ST. LOUIS — Apparently taking a cue from Vice President Dick Cheney's forceful schooling of Sen. John Edwards in Cleveland Tuesday evening, President George W. Bush took to the stage here Friday with a newfound aggression fueled by a certain air of presidential self-confidence. Sen. John F. Kerry, conversely, graced Washington University in St. Louis with his same long-faced routine of flip-flops so contradictory in nature that his platform appears to be getting made over more often than his Botox-infused cheeks. And while there can be little question that the latter candidate is a skilled orator whose posture and form were nearly impeccable, the fact remains that Mr. Kerry lacks the moral convictions and ideological consistency to package in that pristine rhetorical wrapping.

Indeed, as New York Governor George Pataki noted in a post-debate interview with this writer, Mr. Bush " … was able to point out Senator Kerry's … record in the Senate, voting to weaken our military, slash our intelligence, raise our taxes." It becomes easier to understand the near-rage manifested in the commander in chief during the debate when one considers that his opponent proceeded to answer question after question with positions even fresher than his condescending attitude.

In response to the evening's ninth question, Mr. Kerry asserted, "John Edwards and I support tort reform. We both believe that as lawyers — I'm a lawyer too — and I believe that we will be able to get a fix that had eluded everybody else because we know how to do it." This reply seemed to shock Mr. Bush, and it should have, considering that Mr. Kerry has a Senate record of voting against tort reform on at least 10 occasions and skipping both medical liability reform votes this year.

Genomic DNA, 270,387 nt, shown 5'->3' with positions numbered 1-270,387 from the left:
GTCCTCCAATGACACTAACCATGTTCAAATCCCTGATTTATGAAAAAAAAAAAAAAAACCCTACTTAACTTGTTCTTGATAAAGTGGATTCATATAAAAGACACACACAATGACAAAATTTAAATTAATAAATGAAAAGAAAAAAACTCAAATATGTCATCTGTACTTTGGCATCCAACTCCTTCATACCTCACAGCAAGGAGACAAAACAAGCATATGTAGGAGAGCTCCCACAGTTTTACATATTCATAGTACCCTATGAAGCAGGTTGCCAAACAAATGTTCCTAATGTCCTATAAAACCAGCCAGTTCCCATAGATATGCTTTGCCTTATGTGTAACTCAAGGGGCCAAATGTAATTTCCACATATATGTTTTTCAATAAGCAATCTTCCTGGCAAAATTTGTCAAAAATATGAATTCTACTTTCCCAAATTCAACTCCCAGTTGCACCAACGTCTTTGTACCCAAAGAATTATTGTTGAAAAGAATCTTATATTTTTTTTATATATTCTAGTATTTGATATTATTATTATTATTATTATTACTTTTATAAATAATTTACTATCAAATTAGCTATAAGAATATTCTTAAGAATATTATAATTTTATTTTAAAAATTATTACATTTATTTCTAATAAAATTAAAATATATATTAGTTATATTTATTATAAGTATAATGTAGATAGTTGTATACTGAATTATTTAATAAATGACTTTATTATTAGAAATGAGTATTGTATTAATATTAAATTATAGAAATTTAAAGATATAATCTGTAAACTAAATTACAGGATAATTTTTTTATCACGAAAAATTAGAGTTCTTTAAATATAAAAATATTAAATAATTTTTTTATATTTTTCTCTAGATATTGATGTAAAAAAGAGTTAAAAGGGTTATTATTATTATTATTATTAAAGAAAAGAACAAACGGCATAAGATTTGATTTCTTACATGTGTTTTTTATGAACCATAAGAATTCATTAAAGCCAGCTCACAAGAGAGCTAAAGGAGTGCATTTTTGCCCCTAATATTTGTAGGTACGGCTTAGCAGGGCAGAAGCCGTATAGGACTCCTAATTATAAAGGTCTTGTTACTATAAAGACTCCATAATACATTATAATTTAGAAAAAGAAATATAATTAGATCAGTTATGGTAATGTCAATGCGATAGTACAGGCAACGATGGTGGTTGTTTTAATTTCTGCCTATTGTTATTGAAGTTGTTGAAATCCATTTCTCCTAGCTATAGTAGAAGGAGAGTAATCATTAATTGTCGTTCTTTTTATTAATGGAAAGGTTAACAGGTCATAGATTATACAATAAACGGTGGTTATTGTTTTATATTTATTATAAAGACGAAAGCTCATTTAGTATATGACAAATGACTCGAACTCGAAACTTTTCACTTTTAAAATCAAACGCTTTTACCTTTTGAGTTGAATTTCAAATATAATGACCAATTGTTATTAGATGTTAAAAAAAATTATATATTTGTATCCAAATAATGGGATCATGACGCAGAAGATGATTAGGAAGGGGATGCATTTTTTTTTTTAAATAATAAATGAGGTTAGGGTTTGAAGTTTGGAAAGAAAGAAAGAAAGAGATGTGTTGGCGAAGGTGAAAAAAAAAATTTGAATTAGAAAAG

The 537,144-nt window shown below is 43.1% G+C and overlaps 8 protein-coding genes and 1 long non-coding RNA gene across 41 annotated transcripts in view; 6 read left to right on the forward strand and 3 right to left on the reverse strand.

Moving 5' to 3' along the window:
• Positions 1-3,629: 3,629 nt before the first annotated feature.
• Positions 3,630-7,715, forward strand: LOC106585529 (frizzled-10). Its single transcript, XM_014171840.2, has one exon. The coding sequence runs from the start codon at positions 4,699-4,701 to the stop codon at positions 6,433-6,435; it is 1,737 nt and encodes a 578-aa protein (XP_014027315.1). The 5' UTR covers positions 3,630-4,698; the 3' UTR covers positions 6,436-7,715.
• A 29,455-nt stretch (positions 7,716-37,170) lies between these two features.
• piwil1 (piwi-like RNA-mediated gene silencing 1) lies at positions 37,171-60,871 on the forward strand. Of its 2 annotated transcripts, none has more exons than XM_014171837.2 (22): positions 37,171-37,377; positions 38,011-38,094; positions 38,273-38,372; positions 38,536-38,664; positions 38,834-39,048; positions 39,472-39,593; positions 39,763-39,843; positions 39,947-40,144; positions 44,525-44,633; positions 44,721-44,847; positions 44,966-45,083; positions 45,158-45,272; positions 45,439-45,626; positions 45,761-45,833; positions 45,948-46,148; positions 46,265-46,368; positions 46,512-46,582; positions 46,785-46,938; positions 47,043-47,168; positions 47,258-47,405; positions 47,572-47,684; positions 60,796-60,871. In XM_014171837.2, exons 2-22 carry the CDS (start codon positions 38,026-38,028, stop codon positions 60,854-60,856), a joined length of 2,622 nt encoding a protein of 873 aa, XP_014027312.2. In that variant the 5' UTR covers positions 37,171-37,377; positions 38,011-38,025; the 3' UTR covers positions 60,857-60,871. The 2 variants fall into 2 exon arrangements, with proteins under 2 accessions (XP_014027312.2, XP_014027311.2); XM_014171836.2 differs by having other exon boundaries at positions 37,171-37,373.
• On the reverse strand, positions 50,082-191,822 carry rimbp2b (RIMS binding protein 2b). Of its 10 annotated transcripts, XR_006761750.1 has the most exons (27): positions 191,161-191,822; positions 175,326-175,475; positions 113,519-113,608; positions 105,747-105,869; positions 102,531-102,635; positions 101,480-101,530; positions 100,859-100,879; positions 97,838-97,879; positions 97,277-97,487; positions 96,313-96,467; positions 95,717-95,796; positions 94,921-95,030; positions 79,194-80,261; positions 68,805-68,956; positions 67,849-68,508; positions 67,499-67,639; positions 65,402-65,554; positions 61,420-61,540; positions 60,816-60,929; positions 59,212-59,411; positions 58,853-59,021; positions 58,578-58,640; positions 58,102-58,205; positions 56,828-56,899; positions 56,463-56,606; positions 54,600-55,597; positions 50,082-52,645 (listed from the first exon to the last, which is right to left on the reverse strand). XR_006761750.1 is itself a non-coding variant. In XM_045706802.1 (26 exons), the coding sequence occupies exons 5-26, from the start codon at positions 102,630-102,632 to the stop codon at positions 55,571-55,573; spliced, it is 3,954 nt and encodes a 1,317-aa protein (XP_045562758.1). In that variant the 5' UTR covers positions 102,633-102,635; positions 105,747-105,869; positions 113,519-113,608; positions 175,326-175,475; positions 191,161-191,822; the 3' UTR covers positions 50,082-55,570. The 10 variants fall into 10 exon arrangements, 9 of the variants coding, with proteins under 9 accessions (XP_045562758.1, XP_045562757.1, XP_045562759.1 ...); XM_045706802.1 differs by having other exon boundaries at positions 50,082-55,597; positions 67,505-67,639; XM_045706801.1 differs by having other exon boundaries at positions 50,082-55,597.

Equally baffling is the Massachusetts senator's claim that he has held firm on his stance on the Patriot Act in response to the evening's first question, "Now, the three things they try to say I've changed position on are the Patriot Act; I haven't. I support it … "

This begs the question: if Mr. Kerry supports the Patriot Act, why did he call it a "blind spot in the American justice system" on NPR's "Morning Edition" last August?

There were plenty more flip-flops over the course of the 90 minutes — at least 10 by the count of Bush volunteers furiously dropping rapid-response press releases in "spin alley" during the debate. And Mr. Bush did a deft job of pointing out his opponent's bouncing claims during the meeting in St. Louis, as Republican National Committee Chairman Ed Gillespie noted in a post-debate interview with this writer. "[President Bush] had Senator Kerry on the defensive over his 20 years in the Senate."

But, alas, to further delve into the many flip-flops of Senator Kerry would be to lend more ink to his sorrowful language than is surely proper.